When the trial of Worachet Pakeerat, a prominent Thai law professor, opens in late November in Bangkok, he will become one of the first Thai civilians to be court-martialed in decades. His crime? Failing to report to the military junta that seized power in this year's May 22 coup. Although his wife had told authorities he was abroad when he was summoned and would report to them on his return, he was nevertheless arrested on arrival in Bangkok on June 18, charged with failing to report on time and quickly handed over to the military courts. Worachet is currently on bail.
Only one other person has been given similar treatment for failing to answer a military summons: former Education Minister Chaturon Chaisaeng, one of the most widely respected members of ex-Premier Yingluck Shinawatra's ill-fated cabinet. But Worachet is not a politician, nor is he a leader of the red shirt movement that supports Yingluck's brother, former Prime Minister Thaksin Shinawatra, and he has not sought to mobilize opposition to the junta. Worachet, who received a royal scholarship for his graduate studies in Germany, is widely regarded -- even by those who disagree with him on many issues -- as among the brightest academics in the country. Ironically, the 45-year-old was promoted to full professor at Thammasat University, one of Thailand's leading educational institutions, immediately after being charged; professorial titles in Thailand are formally awarded by the king himself.
Worachet has been charged above all because of his ideas. As the leader of a group of critical Thammasat law academics known as Nitirat, he is one of Thailand's first academic celebrities -- capable of packing a huge hall with cheering admirers and supporters. The name Nitirat (which the group likes to translate as "enlightened jurists") contains a deliberate echo of Khana Rassadorn, a name generally abbreviated to Khanarat, or the People's Party -- a grouping of progressive government officials and military officers. It was Khanarat that overthrew Thailand's absolute monarchy in 1932. The leader of Khanarat, Pridi Banomyong, was a former judge who later founded Thammsat University to embody the ideals of the 1932 revolution. Although Pridi went on to hold the exalted posts of regent and then prime minister, he was forced into permanent exile in the late 1940s after losing a power struggle with his archrival, Phibun Songkram.
By using the Nitirat name and positioning himself as the spiritual heir of Pridi, Worachet has deeply antagonized the military, as well as a political establishment best described as a "network monarchy," an informal power alliance linked to the palace. As Worachet told me in 2012: "We do not say we are like Khana Rassadon, but we consider ourselves contemporaries who have taken on their mission."
A step too far
In the wake of Thailand's 2006 military coup, Worachet was a leading voice criticizing the military and what he called a "spineless" legal elite that had obligingly endorsed the military's seizure of power. Nitirat made headlines in September 2011, when on the fifth anniversary of the 2006 putsch, the group called for "nullification" of the coup and the reversal of everything the coup-makers had initiated. Even more controversially, at a mass meeting on Jan. 15, 2012, Nitirat called for the reform of Thailand's controversial lese-majeste law, under which those who insult the monarchy can be penalized with 15 years or more in jail.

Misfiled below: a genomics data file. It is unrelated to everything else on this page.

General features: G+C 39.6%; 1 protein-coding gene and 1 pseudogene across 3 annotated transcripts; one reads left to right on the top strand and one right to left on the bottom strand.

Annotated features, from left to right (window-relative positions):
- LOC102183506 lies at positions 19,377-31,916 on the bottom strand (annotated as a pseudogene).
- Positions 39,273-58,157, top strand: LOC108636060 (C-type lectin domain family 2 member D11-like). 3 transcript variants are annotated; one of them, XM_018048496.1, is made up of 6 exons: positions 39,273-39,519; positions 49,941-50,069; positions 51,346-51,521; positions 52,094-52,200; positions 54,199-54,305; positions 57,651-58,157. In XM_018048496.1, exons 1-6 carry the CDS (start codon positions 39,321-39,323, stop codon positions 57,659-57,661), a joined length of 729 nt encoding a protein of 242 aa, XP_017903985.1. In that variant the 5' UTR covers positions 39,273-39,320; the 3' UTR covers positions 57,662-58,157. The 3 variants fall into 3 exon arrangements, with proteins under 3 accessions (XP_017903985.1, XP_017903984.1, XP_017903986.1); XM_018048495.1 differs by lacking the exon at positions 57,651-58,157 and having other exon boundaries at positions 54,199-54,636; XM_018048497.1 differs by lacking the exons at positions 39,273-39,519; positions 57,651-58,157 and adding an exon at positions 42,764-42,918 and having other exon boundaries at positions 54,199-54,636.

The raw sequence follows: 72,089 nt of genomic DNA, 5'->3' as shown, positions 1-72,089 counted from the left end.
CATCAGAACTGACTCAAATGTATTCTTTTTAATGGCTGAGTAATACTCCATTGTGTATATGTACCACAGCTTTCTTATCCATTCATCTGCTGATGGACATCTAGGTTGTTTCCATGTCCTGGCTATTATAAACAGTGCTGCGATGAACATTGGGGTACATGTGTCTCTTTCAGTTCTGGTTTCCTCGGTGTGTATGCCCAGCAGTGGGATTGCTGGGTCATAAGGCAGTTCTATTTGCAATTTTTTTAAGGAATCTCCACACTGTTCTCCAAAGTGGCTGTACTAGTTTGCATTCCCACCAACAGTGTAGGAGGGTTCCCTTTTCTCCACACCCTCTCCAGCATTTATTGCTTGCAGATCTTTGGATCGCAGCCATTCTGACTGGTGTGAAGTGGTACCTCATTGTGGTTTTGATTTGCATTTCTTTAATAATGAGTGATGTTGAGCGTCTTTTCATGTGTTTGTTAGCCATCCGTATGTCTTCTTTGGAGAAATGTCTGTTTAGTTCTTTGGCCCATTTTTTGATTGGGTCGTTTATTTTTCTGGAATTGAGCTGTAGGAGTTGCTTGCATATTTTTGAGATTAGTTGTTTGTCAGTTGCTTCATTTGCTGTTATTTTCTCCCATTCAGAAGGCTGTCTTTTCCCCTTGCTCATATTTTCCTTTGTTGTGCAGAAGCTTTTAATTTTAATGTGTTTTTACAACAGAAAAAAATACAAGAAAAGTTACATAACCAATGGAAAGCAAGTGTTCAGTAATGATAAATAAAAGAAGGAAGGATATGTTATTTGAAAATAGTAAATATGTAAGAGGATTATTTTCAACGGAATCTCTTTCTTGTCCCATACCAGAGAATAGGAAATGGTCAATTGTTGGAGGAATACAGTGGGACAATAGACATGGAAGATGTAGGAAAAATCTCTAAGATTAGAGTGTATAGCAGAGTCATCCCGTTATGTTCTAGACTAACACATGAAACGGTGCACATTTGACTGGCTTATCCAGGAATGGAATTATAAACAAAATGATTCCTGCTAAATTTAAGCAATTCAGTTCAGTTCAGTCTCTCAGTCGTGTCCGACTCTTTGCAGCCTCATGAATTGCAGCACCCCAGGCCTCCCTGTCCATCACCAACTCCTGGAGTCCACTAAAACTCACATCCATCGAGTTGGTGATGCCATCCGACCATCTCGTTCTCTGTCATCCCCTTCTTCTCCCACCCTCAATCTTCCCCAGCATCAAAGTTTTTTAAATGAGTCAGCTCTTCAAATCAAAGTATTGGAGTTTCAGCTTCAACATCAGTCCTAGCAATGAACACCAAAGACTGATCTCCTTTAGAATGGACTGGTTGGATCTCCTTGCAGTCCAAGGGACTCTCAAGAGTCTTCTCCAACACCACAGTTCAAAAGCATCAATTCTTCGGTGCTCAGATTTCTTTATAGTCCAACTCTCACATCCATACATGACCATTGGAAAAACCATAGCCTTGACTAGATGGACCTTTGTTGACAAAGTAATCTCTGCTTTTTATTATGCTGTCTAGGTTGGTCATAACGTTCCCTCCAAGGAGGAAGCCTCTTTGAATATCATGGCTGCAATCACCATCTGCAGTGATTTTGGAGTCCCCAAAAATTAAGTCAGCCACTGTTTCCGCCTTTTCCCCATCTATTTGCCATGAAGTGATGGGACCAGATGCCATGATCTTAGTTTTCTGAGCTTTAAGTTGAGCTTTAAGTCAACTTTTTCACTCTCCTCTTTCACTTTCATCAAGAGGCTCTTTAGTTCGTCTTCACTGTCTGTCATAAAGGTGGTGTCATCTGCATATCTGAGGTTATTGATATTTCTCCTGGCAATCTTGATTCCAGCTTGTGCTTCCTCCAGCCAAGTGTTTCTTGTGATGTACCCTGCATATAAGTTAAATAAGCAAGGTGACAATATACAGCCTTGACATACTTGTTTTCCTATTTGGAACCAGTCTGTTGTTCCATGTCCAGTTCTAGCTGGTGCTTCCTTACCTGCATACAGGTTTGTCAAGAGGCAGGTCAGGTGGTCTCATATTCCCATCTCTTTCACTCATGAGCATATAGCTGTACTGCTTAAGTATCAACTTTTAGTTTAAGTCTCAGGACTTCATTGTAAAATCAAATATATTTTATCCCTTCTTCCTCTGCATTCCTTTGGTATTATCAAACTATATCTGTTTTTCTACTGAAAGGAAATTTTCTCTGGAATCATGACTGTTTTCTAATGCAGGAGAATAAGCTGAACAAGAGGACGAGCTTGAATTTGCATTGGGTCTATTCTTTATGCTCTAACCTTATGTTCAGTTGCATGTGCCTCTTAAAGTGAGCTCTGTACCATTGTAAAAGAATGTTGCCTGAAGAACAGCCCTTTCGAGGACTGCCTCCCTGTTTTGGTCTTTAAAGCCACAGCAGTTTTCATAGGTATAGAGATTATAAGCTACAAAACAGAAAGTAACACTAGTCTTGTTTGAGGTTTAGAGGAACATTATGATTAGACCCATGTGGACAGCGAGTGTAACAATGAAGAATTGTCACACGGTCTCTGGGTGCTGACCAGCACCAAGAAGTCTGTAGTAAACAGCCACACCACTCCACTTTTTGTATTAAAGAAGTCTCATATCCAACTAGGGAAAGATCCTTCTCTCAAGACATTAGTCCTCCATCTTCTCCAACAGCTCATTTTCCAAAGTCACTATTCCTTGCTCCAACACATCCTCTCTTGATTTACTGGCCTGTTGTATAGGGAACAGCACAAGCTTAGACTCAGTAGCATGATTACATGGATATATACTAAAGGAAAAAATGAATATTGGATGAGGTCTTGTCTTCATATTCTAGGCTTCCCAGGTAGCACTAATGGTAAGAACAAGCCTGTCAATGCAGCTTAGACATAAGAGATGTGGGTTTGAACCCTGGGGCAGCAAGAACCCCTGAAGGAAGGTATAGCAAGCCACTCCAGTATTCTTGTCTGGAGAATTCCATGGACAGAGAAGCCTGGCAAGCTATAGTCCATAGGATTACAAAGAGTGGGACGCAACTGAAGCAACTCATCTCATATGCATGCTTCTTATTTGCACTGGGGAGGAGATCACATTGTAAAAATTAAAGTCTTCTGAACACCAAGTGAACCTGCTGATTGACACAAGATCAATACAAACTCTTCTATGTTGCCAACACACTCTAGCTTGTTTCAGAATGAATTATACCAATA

All of this might have been forgiven. But Worachet and his Nitirat colleagues made a serious tactical blunder, calling a second mass meeting on Jan. 22 at which they called for the reform -- not just of the monarchy but of various other Thai state institutions, including the military. This triggered a furious response from then-army commander in chief General Prayuth Chan-ocha, who denounced members of Nitirat as "abnormal" and even questioned whether they were actually Thai.
Shortly afterwards, I witnessed a chilling anti-Nitirat protest in which alumni and lecturers from Thammasat University's faculty of mass communications threatened to expel the embattled lecturers, not just from the campus, but from Thailand itself. With no apparent sense of irony, they held their demonstration in front of the large statue of Pridi Banomyong. A lone woman who showed up sporting a small placard saying "Nitirat OK" was rescued by police after being chased by an angry mob.
Worachet Pakeerat poses no real threat to Prime Minister Prayuth Chan-Ocha or to his National Council for Peace and Order, as the junta is known. But the ideas that Worachet and Nitirat represent remain powerful ones, supported by millions of ordinary Thai citizens whose views should be respected and accommodated in any successful process of reconciliation and reform.
By court martialing one of Thailand's most enlightened jurists, the NCPO has revealed its deep unwillingness to engage in the kind of serious critical debates that the country so badly needs. By dropping these absurd charges, or by simply acquitting Worachet, the military court could do their country a huge service.
Duncan McCargo is a professor of political science and a leading scholar on Thailand; he currently holds a shared appointment at Columbia University and the University of Leeds.